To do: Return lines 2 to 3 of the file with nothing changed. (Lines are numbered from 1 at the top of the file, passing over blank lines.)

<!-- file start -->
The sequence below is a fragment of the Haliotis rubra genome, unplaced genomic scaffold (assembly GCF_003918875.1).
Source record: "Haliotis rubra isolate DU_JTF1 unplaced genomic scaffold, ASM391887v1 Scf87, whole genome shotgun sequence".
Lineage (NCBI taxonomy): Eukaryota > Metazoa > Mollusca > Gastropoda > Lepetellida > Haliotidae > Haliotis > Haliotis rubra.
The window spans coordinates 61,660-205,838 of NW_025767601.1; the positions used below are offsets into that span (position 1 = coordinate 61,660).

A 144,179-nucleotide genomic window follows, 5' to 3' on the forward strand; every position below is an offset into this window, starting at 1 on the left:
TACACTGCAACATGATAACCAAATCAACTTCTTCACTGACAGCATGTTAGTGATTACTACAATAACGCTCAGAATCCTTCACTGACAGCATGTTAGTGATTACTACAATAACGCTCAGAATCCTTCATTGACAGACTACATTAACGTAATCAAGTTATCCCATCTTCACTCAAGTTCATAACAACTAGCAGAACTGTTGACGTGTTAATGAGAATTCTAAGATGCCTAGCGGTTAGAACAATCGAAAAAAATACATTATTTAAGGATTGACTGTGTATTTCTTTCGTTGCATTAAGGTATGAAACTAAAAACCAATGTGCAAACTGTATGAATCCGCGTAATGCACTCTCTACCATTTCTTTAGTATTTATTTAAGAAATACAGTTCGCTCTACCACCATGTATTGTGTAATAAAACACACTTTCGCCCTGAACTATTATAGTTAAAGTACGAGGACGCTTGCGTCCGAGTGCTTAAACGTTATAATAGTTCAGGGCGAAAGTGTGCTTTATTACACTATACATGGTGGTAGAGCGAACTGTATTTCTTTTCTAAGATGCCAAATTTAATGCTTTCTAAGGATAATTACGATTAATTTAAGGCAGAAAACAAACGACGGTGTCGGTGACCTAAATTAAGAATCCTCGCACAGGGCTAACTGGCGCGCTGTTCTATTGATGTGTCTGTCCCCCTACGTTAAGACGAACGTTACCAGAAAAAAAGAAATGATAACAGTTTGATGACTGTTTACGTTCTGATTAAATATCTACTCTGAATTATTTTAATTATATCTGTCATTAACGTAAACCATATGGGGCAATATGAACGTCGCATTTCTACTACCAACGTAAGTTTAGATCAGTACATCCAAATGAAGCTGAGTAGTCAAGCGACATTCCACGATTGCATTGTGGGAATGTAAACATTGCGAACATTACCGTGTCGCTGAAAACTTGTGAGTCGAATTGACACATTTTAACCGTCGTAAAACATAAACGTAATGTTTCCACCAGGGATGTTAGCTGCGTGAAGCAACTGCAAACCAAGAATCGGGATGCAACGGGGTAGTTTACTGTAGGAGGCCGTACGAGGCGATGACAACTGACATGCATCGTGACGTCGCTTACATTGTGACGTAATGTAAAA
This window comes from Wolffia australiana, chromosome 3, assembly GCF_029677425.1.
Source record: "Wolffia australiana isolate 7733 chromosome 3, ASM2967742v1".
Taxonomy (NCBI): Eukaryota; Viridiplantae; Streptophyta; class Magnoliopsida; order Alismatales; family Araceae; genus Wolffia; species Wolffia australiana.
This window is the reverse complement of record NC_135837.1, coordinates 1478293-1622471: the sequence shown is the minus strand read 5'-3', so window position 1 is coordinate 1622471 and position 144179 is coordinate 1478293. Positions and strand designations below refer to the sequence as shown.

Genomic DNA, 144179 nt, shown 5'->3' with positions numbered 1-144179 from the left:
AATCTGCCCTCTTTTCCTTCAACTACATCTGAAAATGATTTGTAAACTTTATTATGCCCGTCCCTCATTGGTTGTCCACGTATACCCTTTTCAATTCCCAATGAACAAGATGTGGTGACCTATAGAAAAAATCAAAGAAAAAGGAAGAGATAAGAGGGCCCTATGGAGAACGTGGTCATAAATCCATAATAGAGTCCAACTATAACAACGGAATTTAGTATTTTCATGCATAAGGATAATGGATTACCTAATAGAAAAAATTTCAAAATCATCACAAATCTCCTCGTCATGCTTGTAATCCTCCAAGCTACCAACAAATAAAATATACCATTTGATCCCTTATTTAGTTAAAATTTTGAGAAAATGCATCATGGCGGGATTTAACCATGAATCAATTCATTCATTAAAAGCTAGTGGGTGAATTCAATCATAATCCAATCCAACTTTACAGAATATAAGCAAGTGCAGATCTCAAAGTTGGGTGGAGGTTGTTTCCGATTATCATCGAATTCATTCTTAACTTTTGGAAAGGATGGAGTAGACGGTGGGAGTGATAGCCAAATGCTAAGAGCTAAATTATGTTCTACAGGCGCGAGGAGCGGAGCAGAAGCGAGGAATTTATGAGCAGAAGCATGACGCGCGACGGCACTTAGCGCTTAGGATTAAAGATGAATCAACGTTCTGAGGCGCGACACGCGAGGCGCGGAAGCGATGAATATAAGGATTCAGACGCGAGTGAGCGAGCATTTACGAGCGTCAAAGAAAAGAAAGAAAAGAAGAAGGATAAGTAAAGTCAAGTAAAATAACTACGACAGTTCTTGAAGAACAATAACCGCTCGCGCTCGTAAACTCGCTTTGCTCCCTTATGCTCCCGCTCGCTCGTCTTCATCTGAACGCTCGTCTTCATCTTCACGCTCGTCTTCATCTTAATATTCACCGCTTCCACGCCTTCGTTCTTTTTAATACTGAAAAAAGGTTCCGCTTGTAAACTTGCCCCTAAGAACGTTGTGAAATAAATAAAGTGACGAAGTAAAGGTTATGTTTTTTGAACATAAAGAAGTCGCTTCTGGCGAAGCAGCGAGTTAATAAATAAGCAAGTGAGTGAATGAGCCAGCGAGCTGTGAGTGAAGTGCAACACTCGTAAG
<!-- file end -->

Source record: "Haliotis rubra isolate DU_JTF1 unplaced genomic scaffold, ASM391887v1 Scf87, whole genome shotgun sequence".
Lineage (NCBI taxonomy): Eukaryota > Metazoa > Mollusca > Gastropoda > Lepetellida > Haliotidae > Haliotis > Haliotis rubra.